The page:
Forecast of world grain trade in 2017/18 MY is reduced to 403 million tons
World grain trade in 2017/18 is pegged at almost 403 million tons, down marginally from the previous forecast in September but still 0.4 percent (1.5 million tons) above the 2016/17 all-time high.
This is reported by FAO in the Cereal Supply and Demand Brief.
World trade in wheat in 2017/18 (July/June) is now forecast at nearly 175 million tonnes, nearly at par with the 2016/17 record volume as import demand is seen to remain steady in nearly all regions with the exception of Africa, where total imports could decline slightly mainly on reduced purchases by Algeria and Morocco.
However, export supplies are expected to be more than adequate to meet global demand, especially in view of this year’s bumper crop in the Russian Federation, which is likely to place the country as the world’s largest exporter of wheat in 2017/18.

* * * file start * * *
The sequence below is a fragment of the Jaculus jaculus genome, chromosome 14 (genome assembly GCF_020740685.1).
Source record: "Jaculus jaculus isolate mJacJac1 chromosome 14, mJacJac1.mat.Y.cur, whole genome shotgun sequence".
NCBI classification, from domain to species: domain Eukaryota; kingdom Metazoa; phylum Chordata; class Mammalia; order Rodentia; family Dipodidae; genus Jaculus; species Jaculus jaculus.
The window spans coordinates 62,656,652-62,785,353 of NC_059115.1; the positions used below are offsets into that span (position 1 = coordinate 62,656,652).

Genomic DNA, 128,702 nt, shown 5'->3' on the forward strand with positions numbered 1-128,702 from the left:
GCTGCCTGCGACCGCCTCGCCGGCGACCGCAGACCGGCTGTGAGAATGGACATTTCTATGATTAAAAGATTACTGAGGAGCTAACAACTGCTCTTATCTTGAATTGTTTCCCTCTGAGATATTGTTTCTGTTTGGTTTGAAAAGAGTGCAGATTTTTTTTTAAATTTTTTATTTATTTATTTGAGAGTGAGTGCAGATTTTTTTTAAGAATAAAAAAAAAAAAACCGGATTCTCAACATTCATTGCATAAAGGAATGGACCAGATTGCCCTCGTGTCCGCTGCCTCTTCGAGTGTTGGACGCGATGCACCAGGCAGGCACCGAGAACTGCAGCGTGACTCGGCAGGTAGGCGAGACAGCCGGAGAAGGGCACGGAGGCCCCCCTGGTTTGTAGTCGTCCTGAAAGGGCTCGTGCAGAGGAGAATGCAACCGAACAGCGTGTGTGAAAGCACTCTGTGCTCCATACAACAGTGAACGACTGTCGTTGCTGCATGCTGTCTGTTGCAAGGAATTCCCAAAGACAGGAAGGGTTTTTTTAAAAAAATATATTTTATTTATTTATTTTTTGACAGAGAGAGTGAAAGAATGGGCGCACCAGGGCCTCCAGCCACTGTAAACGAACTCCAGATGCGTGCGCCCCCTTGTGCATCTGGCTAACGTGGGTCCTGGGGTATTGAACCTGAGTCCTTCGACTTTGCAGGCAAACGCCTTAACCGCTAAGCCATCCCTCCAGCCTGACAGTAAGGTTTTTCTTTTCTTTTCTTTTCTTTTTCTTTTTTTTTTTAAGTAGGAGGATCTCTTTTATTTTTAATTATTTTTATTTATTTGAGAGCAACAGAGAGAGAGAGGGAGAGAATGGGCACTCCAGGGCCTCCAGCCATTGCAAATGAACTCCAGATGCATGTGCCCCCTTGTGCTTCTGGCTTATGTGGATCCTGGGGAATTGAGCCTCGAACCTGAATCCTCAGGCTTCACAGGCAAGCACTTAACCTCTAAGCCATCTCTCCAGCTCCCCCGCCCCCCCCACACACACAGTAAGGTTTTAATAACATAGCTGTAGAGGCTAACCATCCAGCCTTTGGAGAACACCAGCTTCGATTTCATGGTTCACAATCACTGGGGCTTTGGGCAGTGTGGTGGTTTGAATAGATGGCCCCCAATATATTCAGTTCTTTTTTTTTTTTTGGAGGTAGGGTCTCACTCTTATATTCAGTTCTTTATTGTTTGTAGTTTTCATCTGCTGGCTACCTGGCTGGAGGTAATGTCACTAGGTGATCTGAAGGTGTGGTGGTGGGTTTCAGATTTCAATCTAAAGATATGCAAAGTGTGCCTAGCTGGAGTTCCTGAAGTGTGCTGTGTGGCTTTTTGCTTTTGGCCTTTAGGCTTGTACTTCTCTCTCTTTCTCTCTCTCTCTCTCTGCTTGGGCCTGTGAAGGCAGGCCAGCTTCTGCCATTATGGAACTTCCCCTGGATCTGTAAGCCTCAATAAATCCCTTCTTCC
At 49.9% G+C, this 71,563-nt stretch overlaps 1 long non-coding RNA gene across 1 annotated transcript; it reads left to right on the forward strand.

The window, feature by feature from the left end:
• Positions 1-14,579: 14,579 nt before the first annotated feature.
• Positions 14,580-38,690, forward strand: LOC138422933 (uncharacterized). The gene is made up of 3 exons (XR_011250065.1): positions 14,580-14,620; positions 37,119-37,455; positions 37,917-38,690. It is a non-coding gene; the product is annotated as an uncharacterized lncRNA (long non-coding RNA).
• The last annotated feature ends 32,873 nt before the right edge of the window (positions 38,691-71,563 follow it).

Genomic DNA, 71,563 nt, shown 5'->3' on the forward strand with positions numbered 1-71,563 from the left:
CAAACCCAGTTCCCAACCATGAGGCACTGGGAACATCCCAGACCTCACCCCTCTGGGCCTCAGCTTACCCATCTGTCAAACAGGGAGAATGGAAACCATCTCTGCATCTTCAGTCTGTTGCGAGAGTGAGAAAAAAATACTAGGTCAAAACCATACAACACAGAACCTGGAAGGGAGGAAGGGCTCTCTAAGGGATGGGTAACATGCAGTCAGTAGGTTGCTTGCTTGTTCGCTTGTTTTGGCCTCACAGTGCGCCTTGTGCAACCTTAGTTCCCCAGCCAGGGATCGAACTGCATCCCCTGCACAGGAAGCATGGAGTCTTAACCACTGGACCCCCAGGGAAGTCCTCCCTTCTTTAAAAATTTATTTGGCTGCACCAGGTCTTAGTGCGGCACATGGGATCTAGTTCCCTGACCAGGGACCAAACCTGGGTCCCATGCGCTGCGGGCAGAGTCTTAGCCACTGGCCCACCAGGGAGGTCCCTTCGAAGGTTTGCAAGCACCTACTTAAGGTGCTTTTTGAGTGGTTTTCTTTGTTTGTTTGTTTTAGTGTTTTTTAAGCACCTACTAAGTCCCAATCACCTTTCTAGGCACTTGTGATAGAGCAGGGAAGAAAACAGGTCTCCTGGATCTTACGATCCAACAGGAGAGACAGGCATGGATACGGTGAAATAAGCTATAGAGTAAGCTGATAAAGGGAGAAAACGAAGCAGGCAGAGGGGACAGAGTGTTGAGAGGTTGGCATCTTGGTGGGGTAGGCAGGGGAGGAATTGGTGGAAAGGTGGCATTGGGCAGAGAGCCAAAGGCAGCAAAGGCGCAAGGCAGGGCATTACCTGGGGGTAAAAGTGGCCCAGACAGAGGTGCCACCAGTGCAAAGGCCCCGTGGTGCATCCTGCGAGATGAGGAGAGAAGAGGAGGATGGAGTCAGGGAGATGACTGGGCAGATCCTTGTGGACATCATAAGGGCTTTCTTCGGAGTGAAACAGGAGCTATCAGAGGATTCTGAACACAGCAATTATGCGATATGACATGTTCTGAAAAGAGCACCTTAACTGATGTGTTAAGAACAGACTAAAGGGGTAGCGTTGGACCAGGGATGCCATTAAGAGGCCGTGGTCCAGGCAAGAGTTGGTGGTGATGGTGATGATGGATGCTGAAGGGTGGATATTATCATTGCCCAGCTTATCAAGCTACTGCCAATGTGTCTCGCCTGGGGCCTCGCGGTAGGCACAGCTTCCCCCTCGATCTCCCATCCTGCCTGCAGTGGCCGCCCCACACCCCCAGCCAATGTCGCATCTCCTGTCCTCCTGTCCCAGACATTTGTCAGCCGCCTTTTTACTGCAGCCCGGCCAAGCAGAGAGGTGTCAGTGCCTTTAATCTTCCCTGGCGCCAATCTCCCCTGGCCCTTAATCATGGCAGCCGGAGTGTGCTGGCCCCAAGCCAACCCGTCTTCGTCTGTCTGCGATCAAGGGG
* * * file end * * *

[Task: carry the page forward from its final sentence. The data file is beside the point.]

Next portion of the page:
Global trade in coarse grains in 2017/18 (July/June) is currently forecast to reach nearly 183 million tonnes, down slightly from the previous month but still 1.2 percent (2 million tonnes) higher than in 2016/17.
Much of this expansion would be accounted for by higher world maize trade, which is seen increasing by some 3.3 percent to 143 million tonnes, largely underpinned by much larger maize imports by China, the EU and the Islamic Republic of Iran. Argentina and Brazil are likely to become the main beneficiaries of the projected expansion in world coarse grains trade in 2017/18.
Following small upward revisions to export forecasts for China and Myanmar, world trade in rice in 2018 is now pegged at 45.2 million tonnes, up 1 percent year-on-year and the second highest on record.